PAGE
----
NEW YORK -- Ken Williams got the guy he wanted.
Less than two weeks after trading for Jake Peavy, the pitcher he had long coveted, the White Sox general manager has acquired Alex Rios, an outfielder he has long been interested in. Rios went to the White Sox Monday in a straight waiver claim, with the Blue Jays simply allowing Chicago to take his contract, without getting a player in return.
Rios is expected play center field for the White Sox. There's a chance he could move to right field in the future, since Jermaine Dye is in the final year of his contract and is unlikely to return in 2010.
Rios is having just a so-so season with Toronto, hitting .264 with 14 home runs, 62 RBIs and 19 stolen bases. Some scouts view him as a potential 30-30 player (30 homers, 30 steals).
"I think he's a good player not having a good year," Blue Jays general manager J.P. Ricciardi said. "I'd be surprised if he's not playing on an All-Star team again someday."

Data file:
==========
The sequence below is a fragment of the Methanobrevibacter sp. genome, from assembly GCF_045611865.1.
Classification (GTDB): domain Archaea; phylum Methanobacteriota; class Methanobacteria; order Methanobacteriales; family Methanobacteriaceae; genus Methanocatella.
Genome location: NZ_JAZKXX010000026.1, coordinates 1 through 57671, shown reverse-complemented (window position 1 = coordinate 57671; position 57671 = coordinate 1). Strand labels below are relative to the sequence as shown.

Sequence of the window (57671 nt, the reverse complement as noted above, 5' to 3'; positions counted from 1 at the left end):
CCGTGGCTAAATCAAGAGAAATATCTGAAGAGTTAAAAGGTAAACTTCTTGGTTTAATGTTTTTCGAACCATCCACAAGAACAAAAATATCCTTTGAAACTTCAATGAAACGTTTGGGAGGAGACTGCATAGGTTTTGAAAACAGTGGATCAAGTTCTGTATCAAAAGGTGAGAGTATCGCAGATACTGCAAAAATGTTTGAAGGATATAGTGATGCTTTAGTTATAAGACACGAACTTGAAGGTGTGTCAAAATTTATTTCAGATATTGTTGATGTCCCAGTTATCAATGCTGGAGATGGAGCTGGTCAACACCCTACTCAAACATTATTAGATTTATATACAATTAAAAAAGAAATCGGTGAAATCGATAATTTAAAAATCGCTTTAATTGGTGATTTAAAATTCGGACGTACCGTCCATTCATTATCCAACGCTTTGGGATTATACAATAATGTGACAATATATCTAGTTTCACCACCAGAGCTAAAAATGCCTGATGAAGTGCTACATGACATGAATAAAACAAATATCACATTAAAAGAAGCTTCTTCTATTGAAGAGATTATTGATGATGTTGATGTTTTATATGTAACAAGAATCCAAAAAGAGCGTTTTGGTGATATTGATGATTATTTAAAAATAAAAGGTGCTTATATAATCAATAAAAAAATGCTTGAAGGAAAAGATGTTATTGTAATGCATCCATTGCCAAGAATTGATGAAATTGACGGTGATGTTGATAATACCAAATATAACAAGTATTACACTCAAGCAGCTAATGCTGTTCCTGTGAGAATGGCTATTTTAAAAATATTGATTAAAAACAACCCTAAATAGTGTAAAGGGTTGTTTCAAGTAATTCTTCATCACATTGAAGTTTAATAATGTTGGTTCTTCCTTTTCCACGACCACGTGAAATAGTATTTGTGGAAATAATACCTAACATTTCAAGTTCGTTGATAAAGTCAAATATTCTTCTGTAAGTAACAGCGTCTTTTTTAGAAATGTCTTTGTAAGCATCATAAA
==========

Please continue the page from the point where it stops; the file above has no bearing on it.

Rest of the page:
So why did Ricciardi let the 28-year-old Rios go, without even getting a player back?
Simple. With the Blue Jays' reduced payroll, and with baseball's new economic realities, Rios' contract no longer made sense for Toronto. Rios signed a seven-year, $69.835 million contract in April 2008, and he's due nearly $60 million over the next five years. Meanwhile, the Jays have cut their payroll to the $80 million range, and already have one untradeable contract with Vernon Wells, whose salary goes up to $23 million in 2011.
"In a lot of ways, cash is king going forward," Ricciardi said. "This allows us to address some needs we have."
Ricciardi originally hoped to get a player in return for Rios, but the White Sox told him they wouldn't give anyone up unless Toronto paid some of Rios' contract. In the end, the Jays decided that more financial flexibility was better than anyone they could get from Chicago.
"We have other needs," he said. "We need a catcher, and we need a shortstop. Can we fill extra holes, as opposed to holding onto one player?"
When the White Sox claimed Rios last week, the Jays had three choices. They could pull Rios back off waivers, in which case he couldn't be traded for the rest of the season. They could work out a trade with Chicago. Or they could simply let the claim go through, with the White Sox assuming the entire contract.
Eventually, the Jays decided on the third option.
And with that, Ken Williams had his man.